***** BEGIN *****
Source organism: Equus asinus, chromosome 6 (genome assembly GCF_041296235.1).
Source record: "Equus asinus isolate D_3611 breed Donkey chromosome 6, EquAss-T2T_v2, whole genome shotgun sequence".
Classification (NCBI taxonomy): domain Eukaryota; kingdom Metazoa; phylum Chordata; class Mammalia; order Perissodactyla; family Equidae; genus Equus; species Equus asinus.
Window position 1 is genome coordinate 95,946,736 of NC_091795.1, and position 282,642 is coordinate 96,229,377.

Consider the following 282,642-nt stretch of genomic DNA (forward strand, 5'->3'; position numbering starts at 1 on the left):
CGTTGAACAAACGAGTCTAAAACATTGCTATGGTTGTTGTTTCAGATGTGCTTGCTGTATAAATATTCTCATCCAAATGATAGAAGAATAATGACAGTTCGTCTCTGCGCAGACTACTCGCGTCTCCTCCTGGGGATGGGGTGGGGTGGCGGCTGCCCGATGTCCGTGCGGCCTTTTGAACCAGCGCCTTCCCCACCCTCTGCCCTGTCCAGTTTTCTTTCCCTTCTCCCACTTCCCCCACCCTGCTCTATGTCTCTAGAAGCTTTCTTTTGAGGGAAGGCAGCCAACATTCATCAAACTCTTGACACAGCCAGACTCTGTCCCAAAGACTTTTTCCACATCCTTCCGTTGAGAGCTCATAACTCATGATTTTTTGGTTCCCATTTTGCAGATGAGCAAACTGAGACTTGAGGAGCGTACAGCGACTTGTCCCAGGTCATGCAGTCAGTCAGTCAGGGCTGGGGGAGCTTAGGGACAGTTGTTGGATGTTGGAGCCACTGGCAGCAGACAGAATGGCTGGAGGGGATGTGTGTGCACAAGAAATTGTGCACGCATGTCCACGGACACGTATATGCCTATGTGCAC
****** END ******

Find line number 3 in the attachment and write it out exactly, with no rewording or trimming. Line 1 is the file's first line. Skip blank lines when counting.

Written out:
Classification (NCBI taxonomy): domain Eukaryota; kingdom Metazoa; phylum Chordata; class Mammalia; order Perissodactyla; family Equidae; genus Equus; species Equus asinus.